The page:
Minnesota schools face a critical shortage of teachers, especially teachers of color, in nearly all subjects. The shortage is more pervasive in Greater Minnesota than the seven-county metro area.
- 1,400 teachers retire without enough new teachers gaining licenses to replace them.
- 1,200 shortfall of new teachers graduating from Minnesota teacher preparation institutions and receiving licenses in 2013 to replace those who left the profession.
- One-quarter of new teachers leave the profession within three years.
A new Minnesota Promising Teachers financial aid program could shift this trend and help attract teachers to schools with the greatest needs in Minnesota.
How It Works
- Provide need-based grants and forgivable loans to students pursuing teaching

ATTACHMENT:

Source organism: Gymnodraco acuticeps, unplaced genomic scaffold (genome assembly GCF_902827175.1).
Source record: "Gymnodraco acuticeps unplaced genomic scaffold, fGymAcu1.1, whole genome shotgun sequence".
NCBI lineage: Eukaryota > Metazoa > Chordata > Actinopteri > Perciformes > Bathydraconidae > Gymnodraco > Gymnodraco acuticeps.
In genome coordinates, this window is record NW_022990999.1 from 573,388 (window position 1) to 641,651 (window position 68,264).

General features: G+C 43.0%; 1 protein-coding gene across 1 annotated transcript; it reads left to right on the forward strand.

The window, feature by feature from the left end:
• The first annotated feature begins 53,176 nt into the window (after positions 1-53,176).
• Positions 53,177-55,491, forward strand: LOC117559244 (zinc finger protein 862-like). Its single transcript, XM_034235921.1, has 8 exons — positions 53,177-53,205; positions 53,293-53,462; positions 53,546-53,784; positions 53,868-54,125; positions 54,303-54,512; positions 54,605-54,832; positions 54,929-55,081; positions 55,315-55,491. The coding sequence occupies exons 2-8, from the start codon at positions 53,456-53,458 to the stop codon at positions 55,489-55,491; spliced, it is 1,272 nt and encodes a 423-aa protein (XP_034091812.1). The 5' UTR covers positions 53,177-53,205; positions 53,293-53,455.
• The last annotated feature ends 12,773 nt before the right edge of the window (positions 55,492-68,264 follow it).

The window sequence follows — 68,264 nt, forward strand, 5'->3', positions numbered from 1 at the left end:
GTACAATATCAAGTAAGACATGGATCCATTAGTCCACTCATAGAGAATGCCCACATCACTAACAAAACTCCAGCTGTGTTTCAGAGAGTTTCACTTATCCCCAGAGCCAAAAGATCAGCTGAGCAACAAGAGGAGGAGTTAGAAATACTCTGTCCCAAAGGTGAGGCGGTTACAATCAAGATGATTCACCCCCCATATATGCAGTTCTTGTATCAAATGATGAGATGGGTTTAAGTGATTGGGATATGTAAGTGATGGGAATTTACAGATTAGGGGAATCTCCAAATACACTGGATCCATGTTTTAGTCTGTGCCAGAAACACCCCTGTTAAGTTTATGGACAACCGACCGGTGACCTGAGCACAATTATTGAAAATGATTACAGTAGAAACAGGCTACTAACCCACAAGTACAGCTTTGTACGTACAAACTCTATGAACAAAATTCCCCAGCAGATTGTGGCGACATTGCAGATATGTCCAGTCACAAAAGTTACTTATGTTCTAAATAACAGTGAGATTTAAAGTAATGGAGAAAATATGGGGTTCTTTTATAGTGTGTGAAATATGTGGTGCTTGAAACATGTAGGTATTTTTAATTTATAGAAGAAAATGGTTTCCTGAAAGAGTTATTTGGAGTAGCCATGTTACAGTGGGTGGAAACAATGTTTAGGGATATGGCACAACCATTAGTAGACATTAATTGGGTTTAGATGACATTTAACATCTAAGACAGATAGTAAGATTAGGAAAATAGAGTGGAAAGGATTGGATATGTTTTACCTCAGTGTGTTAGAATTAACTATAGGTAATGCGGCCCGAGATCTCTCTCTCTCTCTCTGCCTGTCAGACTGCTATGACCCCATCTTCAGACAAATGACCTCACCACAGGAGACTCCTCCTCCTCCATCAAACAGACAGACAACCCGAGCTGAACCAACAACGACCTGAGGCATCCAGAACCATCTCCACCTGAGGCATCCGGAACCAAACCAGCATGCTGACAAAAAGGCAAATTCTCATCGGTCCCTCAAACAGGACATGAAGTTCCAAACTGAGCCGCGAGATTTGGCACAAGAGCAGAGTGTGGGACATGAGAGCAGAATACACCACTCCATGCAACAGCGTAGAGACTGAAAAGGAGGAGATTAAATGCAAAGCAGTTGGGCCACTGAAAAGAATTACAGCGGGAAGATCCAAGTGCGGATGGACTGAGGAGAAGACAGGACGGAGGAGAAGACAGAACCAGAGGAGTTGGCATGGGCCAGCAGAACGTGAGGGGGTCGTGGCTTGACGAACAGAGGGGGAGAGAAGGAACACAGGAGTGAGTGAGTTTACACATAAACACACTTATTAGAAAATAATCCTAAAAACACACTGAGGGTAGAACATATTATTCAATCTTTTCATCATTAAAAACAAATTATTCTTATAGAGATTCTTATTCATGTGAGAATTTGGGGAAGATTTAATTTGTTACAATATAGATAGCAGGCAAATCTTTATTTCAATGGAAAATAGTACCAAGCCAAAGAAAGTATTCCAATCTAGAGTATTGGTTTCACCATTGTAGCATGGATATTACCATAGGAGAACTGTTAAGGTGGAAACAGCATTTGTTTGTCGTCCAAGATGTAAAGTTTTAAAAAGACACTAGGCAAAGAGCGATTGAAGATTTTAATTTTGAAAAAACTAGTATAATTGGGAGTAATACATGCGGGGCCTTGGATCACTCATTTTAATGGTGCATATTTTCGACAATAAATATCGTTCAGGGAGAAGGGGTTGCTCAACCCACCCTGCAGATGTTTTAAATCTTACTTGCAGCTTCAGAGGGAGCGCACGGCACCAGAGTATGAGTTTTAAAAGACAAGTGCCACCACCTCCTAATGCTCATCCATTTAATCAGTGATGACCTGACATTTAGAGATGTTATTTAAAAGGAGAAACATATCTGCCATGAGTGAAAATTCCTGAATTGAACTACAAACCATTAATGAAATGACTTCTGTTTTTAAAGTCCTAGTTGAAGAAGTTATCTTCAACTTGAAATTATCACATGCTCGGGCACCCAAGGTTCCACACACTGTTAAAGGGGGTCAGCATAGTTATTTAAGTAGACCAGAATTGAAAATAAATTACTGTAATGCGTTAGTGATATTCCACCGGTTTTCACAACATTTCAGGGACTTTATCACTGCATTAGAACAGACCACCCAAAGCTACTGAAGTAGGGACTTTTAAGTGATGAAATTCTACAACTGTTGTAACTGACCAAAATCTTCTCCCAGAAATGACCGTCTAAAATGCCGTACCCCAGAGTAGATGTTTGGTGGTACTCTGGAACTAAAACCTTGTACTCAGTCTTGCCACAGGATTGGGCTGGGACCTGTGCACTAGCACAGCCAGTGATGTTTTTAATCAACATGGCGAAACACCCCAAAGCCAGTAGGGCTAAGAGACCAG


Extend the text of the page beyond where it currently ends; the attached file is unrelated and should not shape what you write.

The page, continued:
- Eligible while enrolled in the last year of a bachelor’s program or teacher prep program and loan forgiveness after employment in a participating rural school district
- Cover tuition, fees, supplies and books as well as provide a living-wage stipend for student teaching. They also would supplement expected student earnings for housing and food when not student teaching
Minnesota Promising Teachers would commit to teaching in a shortage subject and region for a minimum of five years following graduation and initial licensing. For the first five years that they teach in a rural district, they would receive an annual amount for loan forgiveness and after five years would reach the full loan forgiveness amount.